GENESEO — Two SUNY Geneseo students raced deep in this year’s New York Business Plan Competition, a statewide competition that pits teams from dozens of colleges and universities against each other in five separate categories.
Joe Luconte and Joe Edisel qualified for the state competition in the consumer and business products division for their LONR clothing brand after competing in regional competitions in April. The regional competition featured live presentations and a Q&A with judges held over Zoom.
Luconte founded the streetwear brand – think hoodies, t-shirts, crewnecks and sweatpants – in 2018 with her friend, Colin Griffin, after the pair graduated from high school.
“The goal of our brand and our apparel is to shed light on the negative relationship between society and mental health,” explained Luconte, a Rochester native who is studying business administration at SUNY Geneseo. “We have both suffered from anxiety and depression since middle school and continue to deal with these mental health issues. We created the brand to give voice to the neglected mental health community.
Luconte met Edisel through SUNY Geneseo’s VentureWorks program and began working together.
VentureWorks is an entrepreneurial training and networking program for Geneseo students. It includes classes, workshops, and events that engage the community of students, faculty, and staff on campus, as well as the off-campus community in surrounding counties, alumni, and parents. The program makes a point of prioritizing hands-on, experiential learning. The two Joes met in business professor Steve Brookstein’s “Idea2Venture” class.
“In this class, students work on developing a detailed business plan to launch a new venture,” explained Brookstein, VanArsdale president of the college’s business school. “A cornerstone of the class is what we call customer discovery. Students contact potential customers to validate their idea. In a non-Covid situation, these are one-on-one interviews. In the Covid situation, those these were done remotely.
In addition to customer discovery, students perform in-depth competitive analysis and develop five-year financial projections for the company.
“The format they follow is what any investor would consider relevant and informative when deciding whether to actually invest in a business idea,” Brookstein said. “In summary, the course is designed to provide a real-world experience.”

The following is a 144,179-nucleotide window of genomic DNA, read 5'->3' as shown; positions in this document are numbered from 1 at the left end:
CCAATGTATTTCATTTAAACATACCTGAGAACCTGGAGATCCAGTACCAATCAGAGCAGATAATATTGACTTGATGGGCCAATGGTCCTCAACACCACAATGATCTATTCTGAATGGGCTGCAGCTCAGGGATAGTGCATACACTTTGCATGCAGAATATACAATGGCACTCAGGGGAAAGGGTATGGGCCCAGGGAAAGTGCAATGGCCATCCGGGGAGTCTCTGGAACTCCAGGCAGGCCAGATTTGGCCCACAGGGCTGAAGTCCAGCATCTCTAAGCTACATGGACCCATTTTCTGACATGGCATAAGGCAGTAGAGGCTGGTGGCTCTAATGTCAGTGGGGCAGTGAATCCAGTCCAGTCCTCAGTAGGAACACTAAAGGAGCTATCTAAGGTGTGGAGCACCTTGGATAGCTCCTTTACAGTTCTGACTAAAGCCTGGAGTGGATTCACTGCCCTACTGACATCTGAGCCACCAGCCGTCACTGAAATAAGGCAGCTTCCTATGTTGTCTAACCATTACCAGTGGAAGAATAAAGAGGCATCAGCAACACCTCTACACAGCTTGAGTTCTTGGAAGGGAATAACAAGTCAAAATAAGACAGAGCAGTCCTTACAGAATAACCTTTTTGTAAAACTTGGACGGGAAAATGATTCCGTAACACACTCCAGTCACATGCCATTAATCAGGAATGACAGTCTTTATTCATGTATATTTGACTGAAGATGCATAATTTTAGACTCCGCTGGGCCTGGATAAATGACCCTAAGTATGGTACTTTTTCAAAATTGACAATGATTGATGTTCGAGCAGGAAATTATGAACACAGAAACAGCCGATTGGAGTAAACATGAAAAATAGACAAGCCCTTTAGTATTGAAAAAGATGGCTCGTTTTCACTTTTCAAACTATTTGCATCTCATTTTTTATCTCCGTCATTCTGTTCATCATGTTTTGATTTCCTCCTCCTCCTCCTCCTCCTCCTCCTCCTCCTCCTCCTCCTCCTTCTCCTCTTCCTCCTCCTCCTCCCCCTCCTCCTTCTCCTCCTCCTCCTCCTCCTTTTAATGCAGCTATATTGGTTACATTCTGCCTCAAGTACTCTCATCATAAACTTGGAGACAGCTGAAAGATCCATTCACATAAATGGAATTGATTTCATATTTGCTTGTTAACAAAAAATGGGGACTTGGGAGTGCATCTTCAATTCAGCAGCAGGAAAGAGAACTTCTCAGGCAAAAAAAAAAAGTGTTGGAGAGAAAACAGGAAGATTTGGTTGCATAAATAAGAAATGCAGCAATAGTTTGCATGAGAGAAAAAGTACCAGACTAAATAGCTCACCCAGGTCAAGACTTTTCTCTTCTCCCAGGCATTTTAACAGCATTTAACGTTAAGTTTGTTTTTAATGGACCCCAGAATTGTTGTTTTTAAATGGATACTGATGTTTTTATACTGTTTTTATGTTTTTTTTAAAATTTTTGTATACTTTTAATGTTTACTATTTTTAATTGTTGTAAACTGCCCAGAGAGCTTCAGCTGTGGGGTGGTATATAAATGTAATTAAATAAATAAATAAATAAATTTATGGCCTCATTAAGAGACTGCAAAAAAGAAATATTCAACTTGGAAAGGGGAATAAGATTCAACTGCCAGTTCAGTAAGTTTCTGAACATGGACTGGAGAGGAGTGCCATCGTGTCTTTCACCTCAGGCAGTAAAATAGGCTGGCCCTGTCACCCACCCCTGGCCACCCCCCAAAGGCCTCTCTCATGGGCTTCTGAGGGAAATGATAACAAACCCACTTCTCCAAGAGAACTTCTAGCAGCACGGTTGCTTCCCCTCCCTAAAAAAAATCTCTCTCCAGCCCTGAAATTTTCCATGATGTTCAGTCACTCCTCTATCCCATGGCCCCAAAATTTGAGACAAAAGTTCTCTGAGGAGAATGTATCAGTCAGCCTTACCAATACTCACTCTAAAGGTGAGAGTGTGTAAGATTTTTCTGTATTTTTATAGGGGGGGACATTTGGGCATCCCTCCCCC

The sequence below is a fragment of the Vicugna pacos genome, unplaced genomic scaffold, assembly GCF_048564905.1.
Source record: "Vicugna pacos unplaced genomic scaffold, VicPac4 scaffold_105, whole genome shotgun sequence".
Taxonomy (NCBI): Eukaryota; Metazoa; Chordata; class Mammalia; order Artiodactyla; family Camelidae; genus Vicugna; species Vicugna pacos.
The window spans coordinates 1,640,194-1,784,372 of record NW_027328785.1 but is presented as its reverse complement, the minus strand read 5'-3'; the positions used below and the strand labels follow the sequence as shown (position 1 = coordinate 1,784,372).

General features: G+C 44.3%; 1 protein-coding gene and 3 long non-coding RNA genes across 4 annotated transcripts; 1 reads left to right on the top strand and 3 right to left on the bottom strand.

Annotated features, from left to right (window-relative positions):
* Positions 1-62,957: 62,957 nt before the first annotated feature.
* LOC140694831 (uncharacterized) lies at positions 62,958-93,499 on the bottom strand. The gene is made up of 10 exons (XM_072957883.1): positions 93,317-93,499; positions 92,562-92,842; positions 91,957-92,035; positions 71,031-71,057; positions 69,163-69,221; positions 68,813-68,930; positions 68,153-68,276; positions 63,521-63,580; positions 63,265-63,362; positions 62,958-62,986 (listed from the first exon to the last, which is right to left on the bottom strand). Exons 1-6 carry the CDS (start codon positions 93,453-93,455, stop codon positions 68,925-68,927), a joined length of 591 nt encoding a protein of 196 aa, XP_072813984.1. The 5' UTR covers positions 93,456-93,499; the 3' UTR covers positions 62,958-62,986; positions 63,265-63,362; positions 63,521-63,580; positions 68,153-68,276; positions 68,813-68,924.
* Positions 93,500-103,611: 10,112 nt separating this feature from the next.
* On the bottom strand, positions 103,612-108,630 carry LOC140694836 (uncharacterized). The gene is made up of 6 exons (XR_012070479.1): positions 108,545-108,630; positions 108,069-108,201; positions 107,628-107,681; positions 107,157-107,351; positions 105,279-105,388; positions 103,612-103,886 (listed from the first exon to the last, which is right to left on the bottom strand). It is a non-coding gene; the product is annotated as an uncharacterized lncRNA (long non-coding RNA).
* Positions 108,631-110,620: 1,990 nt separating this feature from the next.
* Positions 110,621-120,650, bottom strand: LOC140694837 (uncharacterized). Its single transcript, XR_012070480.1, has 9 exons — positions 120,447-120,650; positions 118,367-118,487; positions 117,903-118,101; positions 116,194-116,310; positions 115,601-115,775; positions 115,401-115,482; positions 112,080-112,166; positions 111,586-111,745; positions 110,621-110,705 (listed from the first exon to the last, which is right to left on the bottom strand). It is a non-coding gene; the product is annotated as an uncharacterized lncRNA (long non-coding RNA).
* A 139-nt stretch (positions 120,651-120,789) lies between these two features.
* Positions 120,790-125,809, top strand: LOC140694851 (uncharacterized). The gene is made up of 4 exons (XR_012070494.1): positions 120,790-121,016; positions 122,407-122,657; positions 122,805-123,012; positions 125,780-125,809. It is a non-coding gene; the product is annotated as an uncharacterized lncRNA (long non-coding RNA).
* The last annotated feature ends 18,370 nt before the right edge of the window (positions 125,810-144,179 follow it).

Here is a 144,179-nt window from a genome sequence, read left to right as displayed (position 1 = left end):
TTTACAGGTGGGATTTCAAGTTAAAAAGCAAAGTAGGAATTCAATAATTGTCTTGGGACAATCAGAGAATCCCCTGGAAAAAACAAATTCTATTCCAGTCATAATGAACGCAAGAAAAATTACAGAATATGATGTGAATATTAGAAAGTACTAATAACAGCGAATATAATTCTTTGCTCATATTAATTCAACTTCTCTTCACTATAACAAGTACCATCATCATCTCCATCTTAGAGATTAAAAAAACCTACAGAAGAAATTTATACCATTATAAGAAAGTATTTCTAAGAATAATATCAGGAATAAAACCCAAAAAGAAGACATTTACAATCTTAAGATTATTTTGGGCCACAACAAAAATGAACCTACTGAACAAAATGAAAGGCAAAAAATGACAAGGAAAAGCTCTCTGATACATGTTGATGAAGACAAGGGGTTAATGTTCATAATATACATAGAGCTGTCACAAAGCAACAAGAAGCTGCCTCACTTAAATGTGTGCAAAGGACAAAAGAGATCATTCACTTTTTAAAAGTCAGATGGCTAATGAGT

Edisel, who studies how to use theater as a way to teach children social skills, said he was drawn to the LONR brand through his own personal experiences with mental health.
“Growing up with an autism spectrum condition, I struggled to adjust to many aspects of adult life, hence my return to college,” said Edisel, who is 32.
LONR Clothing spotlights pop culture figures and other well-known people who are struggling with “human issues,” have overcome obstacles, or are “fighting an inner mental battle,” Luconte said.
“The purpose of our garments is to uplift the community and the people who wear them while supporting the mental health community in any way possible,” he said.
While the pair failed to advance to the final round of state competition, Luconte said he and Griffin plan to release another clothing collection this summer through LONR’s Instagram account: @lonrclothing.
“We plan to continue designing clothes for anyone who wants to wear stylish, comfortable clothes while supporting a cause in need: mental health stigma,” he said.
Edisel also hopes to continue working with Luconte on the brand.
“I look forward to continuing to work with Joe Luconte on LONR,” he said. “…I want to see this business through.”
Brookstein said that even though his students didn’t make the finals, passing the regional competition and being invited to the state competition “is a testament to their idea and their effort.”
More than 600 students comprising 269 teams from 55 colleges and universities participated in this year’s business plan competition. The Finger Lakes region had 38 teams from six schools competing in regional competitions with teams from the University of Rochester, Hobart and William Smith Colleges and Rochester Institute of Technology progressing to state competition with SUNY Geneseo.
The final round of the state competition will take place and the winners will be announced on May 7. The grand prize is $10,000. Other awards will also be given out in specific categories, including company-backed startups, social entrepreneurs, minority and women-owned businesses, veteran founders, and pandemic response. Judges will include venture capitalists, angel investors, investment bankers, experienced entrepreneurs and business executives.
According to organizers, the competition has helped launch more than 150 businesses and social enterprises since its inaugural year in 2010. During that time, companies that debuted through the competition have contributed more than $100 million in economic value, organizers said.